The Structural, Thermal, and Magnetic History of Europa's Rock-Metal Interior with Implications for Seafloor Geochemistry

Project: Research project

Project Details


While the advent of NASA Galileo inspired a wave of ground-breaking research on Europa, much remains unknown about the formation and evolution of Europas deep interior. This lack of understanding challenges geophysical and geochemical investigations on the persistence of Europas habitability since deep interior processes play a role in heat and chemical energy deposited into the subsurface ocean. Existing studies typically assume that Europa possessed its metallic core immediately after accretion. However, unlike the terrestrial planets, Europa is too small to differentiate its metal-silicate interior and dehydrate its silicates solely by heat derived by gravitational energy during accretion. This is problematic since core formation and silicate dehydration act as potentially important heat sinks in Europas thermal evolution. Neglecting these processes will result in warmer thermal histories.

We will address four key questions: 1) When did Europa form its metallic core? 2) What are the prospects of an ancient core-hosted dynamo at Europa? 3) What are the prospects of past and present volcanic activity? and 4) What is the composition of aqueous fluids produced by serpentinization over time?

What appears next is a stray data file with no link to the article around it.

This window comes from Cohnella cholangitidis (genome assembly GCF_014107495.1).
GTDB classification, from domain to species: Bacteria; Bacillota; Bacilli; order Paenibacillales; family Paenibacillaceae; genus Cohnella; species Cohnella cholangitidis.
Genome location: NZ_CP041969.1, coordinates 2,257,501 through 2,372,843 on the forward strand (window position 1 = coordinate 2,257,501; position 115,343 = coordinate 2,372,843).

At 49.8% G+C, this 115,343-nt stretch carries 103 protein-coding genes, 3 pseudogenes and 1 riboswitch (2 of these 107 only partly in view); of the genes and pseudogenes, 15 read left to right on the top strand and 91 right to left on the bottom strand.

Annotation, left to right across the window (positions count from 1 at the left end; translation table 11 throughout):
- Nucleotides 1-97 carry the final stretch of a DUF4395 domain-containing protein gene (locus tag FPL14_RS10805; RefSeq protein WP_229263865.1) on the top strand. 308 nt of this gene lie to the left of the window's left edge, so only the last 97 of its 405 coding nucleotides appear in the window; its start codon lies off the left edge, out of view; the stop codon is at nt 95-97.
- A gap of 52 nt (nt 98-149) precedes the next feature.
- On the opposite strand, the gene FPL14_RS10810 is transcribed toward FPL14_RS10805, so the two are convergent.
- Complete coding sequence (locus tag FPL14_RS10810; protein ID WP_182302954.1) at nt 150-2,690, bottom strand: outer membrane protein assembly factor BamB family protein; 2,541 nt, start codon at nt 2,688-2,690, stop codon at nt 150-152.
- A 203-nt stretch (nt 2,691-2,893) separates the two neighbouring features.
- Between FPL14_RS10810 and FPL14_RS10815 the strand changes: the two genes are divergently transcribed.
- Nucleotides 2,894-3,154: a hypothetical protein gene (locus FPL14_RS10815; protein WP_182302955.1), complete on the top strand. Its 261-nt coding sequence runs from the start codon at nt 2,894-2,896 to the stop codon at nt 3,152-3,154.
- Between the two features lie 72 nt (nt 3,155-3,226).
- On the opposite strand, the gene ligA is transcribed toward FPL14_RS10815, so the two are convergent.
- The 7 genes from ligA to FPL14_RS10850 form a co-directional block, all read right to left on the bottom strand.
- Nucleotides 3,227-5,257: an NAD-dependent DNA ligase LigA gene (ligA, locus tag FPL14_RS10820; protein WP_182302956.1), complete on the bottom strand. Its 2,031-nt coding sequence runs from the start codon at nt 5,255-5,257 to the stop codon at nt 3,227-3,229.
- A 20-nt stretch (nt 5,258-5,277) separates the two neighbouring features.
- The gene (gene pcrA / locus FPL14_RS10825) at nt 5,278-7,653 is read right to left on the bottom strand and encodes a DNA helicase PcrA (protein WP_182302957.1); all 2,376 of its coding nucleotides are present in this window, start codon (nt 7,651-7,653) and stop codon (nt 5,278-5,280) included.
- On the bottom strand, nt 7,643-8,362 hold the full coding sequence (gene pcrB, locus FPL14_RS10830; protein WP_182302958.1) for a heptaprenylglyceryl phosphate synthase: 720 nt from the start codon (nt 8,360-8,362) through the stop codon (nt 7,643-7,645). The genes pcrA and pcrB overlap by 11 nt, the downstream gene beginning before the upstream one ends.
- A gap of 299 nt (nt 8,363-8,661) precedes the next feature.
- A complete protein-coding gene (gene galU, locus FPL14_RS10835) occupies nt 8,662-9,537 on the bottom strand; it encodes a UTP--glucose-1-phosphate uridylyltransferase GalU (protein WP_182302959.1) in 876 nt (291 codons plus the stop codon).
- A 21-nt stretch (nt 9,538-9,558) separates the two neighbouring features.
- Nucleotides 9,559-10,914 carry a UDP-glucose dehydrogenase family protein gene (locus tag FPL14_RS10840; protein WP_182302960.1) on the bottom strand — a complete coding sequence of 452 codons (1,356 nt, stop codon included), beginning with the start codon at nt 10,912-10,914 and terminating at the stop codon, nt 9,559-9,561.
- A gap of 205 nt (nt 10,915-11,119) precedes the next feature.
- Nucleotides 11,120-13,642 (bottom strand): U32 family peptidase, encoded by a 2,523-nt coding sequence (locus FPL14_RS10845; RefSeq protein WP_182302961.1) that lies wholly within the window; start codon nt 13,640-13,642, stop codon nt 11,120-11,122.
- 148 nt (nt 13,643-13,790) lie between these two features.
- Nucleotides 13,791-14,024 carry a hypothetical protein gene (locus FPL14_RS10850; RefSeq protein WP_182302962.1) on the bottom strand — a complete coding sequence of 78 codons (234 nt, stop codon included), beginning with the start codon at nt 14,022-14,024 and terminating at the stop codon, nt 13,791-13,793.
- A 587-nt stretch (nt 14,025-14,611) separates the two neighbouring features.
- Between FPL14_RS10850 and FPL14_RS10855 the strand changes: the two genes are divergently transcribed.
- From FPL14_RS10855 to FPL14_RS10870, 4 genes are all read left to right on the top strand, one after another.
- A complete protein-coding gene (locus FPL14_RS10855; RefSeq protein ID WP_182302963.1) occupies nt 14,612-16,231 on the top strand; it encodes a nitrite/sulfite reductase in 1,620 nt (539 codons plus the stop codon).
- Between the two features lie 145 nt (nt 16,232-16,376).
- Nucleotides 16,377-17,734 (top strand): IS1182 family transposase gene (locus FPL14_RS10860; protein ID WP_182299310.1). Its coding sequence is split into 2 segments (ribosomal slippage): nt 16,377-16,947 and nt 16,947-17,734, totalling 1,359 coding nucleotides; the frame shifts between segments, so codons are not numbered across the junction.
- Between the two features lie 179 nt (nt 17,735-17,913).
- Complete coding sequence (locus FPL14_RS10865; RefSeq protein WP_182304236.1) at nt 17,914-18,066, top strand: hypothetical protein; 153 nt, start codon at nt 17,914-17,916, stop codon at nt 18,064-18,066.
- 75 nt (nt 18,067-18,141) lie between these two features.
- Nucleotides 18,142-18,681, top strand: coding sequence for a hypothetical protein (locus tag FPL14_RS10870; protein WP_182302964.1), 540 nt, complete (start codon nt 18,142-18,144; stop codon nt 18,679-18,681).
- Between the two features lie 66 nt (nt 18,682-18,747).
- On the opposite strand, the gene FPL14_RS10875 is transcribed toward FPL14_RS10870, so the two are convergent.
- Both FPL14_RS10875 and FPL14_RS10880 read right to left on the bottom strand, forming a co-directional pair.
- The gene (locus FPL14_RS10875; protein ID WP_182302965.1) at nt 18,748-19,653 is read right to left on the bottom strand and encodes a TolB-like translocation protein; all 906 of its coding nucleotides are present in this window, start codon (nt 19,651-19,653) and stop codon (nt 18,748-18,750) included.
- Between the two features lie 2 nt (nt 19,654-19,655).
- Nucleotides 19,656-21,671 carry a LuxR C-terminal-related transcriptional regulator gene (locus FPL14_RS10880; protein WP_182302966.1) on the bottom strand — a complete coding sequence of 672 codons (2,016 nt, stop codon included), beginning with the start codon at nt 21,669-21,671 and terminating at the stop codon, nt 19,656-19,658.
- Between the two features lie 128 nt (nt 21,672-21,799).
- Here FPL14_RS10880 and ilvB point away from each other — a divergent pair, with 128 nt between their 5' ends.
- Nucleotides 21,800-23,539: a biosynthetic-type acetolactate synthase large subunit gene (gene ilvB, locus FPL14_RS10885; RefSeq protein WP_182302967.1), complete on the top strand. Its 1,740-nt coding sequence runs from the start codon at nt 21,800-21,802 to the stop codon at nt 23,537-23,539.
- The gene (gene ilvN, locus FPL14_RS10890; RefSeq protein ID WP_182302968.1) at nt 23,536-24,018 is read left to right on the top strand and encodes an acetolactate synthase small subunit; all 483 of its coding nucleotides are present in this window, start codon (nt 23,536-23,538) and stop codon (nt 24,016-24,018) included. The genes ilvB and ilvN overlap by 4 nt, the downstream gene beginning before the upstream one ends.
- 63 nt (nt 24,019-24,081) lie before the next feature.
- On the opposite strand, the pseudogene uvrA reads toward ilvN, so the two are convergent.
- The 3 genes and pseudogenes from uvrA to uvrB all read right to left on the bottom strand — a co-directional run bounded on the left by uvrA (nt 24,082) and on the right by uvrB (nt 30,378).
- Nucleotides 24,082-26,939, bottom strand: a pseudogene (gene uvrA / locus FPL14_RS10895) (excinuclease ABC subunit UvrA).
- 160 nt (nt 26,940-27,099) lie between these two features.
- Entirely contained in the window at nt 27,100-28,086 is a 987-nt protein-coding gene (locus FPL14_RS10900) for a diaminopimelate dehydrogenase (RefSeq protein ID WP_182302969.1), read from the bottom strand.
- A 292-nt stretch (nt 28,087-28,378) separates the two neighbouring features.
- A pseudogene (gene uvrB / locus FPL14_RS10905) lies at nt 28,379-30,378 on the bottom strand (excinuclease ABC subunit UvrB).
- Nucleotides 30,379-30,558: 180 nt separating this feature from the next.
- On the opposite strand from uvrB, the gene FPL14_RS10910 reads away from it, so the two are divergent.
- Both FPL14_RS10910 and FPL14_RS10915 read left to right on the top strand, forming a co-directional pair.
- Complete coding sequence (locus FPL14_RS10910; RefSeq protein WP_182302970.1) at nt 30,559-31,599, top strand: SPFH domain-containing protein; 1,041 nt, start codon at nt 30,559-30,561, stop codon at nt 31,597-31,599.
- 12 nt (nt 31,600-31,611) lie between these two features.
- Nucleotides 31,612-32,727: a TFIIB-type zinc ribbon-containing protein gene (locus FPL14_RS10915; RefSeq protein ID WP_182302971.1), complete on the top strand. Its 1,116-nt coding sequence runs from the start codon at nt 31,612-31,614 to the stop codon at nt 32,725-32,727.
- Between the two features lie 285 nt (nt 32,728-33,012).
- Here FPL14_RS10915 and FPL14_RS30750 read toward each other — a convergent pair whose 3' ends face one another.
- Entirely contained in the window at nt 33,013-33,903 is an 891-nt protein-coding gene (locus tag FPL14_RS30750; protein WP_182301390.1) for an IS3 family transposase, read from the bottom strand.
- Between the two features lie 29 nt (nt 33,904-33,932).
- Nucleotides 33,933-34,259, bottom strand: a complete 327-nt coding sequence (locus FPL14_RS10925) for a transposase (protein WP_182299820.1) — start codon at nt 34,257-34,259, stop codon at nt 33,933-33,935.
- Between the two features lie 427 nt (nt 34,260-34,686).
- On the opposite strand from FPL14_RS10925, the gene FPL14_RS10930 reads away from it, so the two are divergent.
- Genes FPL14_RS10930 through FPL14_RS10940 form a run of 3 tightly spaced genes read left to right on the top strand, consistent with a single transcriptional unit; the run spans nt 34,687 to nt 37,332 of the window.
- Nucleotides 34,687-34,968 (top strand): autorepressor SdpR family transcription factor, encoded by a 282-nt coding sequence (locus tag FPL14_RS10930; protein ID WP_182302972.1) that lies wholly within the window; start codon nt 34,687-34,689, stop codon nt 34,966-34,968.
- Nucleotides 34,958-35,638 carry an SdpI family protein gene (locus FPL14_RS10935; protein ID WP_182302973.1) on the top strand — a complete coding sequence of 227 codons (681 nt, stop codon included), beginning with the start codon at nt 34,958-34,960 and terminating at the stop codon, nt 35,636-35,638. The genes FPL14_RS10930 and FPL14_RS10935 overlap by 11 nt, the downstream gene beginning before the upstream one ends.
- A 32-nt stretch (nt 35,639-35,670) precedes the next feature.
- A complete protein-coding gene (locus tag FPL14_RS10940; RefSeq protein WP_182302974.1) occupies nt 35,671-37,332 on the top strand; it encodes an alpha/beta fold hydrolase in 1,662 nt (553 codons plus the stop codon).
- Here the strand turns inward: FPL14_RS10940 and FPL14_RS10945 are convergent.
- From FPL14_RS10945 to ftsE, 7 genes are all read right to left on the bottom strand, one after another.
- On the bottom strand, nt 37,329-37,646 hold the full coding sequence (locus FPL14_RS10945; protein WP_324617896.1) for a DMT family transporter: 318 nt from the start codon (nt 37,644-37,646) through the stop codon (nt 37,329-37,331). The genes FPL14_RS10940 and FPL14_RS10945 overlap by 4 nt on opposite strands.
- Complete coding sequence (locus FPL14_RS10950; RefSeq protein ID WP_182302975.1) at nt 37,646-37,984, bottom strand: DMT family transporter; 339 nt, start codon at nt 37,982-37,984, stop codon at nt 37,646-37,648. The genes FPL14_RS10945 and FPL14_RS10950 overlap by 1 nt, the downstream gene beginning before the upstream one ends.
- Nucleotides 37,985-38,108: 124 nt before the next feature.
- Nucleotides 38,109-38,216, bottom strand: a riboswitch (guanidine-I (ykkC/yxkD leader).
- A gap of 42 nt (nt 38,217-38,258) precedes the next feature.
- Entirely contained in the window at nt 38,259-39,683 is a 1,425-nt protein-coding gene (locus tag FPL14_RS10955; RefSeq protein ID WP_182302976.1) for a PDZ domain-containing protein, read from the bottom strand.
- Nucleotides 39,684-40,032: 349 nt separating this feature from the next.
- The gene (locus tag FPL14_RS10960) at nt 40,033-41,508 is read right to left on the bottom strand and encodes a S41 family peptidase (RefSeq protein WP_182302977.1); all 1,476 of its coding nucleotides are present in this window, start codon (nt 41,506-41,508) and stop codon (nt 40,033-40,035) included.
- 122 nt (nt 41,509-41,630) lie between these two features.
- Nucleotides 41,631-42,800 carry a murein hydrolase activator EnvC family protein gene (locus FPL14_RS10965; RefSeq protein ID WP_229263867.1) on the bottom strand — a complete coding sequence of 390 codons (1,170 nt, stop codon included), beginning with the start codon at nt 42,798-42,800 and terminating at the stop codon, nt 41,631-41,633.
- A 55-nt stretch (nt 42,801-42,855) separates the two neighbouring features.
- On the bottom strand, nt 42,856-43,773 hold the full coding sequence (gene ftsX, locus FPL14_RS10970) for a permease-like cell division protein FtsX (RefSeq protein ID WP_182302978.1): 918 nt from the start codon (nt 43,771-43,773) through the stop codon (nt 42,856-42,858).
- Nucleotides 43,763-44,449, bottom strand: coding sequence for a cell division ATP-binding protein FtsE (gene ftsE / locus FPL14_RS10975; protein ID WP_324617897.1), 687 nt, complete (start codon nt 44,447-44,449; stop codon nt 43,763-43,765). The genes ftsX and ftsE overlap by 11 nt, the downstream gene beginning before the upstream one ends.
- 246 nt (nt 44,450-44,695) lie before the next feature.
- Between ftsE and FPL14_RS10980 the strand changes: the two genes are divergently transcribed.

We propose investigating the role of deep interior processes on the history of Europas ocean habitability in two tasks:

1) Model the internal differentiation and evolution of Europa. We will build a one-dimensional (radial) model of Europas structural, thermal, and magnetic evolution while incorporating key geologic processes that act as heat sinks: core formation and evolution, silicate hydration and dehydration, and if applicable, solid-state mantle convection and seafloor volcanism. (Addresses questions 1-3)

2) Model the composition of aqueous fluids produced by rock-water reactions. We use EQ3/6, an open-sourced software package for chemical kinetics and thermodynamics, to do reaction path calculations. Using the temperature and pressure conditions set by Task 1, we determine mineral assemblages and extent of redox reactions (e.g. H2 and O2 production) over time. (Addresses question 4)

Our proposed work is relevant to the Planetary Science Division science goals. By modeling Europas evolution, we Explore and observe the objects in the Solar System to understand how they formed and evolve. We also assess the potential for life elsewhere by modeling processes that influence the heat and chemical energy available in the subsurface ocean. If our work confirms the habitable potential of Europa, we may inspire a new wave of research on icy moons with similar characteristics to Europa, thus we "improve our understanding of the origin, evolution, distribution, and future of life in the Universe". Our work is timely given the anticipated launch of Europa Clipper in the mid-2020s. The geophysical and geochemical evolution of Europa has strong implications for formation time, metallic core size, and potential volcanism at the seafloor which can be validated against gravity measurements.
Effective start/end date9/1/218/31/24


  • NASA: Headquarters: $135,000.00


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